Shoot ‘Em Up – Take Better Photos While You Travel

March 19th, 2014 by The JetSetter Team | 1 Comment »

JS0305While pictures that resemble postcards seem like a nice idea, they lack originality and can often be the most boring of vacation photos. If you can buy a replica in the airport as you are leaving the place you’ve just photographed, it may be time to rethink the way you’re making memories as you explore the globe.

While a photograph of the Statue of Liberty is kind of a staple, it probably isn’t what you most remember about your vacation. You pictures should capture the smalls of a place, the quirky side characters along the way, the people you’re sure to meet. They should address all of the senses and flood your brain with pleasant memories. To take more original photos that your friends and family will certainly enjoy more, follow these simple steps from Jason Hartman’s team:

First, look for interesting textual elements to add interest to your photographs. Think street signs, newspapers or magazines, price tags. Bonus points if they are written in a local language or are handmade in some way. These things add unique flare to your pictures and make them one of a kind.

Next, get a few people in there—local people doing local things will always be interesting. Candid shots that don’t feature a tourist in a loud shirt and fanny pack are best and help capture the mood of a particular place. When you can, create a photo story. Wide shots work well in combination with close-ups. Photo stories like these also make great pieces of art when framed.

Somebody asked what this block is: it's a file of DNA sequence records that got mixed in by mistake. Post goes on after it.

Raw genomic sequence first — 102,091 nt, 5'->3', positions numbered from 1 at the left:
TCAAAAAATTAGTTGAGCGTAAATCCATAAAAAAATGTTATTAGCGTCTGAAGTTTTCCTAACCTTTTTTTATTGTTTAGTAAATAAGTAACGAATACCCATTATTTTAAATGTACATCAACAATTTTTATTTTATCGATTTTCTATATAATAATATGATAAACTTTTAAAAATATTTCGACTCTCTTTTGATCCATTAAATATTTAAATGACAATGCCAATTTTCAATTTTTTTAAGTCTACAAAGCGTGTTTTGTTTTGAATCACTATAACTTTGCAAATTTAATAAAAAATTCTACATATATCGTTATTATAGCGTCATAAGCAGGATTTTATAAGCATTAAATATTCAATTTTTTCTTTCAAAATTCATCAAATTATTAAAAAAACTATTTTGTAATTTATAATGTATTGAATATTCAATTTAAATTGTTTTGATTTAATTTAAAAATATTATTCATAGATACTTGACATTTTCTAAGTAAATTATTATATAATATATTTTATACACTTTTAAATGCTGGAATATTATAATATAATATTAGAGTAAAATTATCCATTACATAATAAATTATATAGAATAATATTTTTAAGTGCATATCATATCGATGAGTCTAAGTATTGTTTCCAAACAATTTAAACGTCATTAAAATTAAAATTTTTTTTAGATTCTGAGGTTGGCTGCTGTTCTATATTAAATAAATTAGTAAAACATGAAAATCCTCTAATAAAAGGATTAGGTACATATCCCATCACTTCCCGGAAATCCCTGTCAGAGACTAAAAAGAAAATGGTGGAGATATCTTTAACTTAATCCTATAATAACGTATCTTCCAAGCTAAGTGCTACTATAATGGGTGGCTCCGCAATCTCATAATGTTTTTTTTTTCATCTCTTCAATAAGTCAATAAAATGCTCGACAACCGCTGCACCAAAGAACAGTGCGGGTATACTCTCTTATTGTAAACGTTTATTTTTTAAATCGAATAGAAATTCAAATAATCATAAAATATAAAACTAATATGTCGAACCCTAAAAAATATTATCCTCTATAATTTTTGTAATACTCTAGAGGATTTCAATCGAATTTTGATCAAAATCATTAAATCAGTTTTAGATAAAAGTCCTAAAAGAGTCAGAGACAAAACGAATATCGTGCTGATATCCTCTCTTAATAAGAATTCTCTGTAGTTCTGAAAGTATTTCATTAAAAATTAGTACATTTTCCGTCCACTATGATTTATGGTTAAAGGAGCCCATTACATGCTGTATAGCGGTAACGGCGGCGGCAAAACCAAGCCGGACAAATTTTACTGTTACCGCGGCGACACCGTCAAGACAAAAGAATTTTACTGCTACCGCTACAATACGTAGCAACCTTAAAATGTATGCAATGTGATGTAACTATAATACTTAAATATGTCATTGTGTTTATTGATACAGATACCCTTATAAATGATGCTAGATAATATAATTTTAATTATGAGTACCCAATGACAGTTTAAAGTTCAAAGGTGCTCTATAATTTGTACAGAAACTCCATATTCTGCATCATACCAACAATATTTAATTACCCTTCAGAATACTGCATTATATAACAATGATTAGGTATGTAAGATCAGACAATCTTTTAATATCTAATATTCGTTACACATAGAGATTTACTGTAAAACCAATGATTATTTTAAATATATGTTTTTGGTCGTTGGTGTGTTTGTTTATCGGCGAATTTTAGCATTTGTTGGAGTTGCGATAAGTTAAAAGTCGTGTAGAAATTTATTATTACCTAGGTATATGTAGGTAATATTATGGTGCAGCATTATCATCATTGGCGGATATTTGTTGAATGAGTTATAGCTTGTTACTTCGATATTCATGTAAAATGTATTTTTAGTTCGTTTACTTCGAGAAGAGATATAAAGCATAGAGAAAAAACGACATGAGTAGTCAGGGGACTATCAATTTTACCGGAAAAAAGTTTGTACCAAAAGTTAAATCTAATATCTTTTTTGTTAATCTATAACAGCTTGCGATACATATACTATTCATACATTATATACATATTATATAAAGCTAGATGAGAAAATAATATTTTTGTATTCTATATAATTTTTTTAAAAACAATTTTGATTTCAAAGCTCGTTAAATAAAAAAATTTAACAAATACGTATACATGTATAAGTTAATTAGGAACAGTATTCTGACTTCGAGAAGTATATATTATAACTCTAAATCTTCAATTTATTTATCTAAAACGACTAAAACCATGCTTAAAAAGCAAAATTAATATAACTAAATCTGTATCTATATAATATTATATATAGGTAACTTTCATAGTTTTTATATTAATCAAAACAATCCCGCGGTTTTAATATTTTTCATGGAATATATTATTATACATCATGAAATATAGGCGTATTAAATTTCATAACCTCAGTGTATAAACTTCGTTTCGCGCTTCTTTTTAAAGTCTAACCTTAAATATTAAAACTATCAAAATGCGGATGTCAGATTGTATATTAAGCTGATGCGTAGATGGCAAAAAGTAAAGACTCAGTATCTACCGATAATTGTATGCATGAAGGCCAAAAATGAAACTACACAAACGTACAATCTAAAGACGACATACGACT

If you’re traveling with a family, make sure to spruce up those more traditional “family in front of the Grand Canyon” shots. Take photos of people doing things when they aren’t looking, which will be great conversation sparkers later on. These types of photos will tell stories that stationary ones do not (and be a lot more fun for all involved).

If you must get landmark shots, try taking them in a different way. Close ups of industrial elements and patterns compliment more traditional shots for a more modern look. Similarly, if you must photograph food, keep it minimalistic and well lit.

Take photos of things that catch your attention, but don’t feel compelled to capture every little thing. New places are overwhelming, so find things that are interesting to you or help tell the story you want to tell. Carry a camera, but don’t worry about a lot of extra gear. Be ready to take photos when you feel like it, but don’t but a ton of stress on yourself. Travel light and learn to utilize the simple equipment you’ve brought! (photo credit: kevin dooley via photopin cc)

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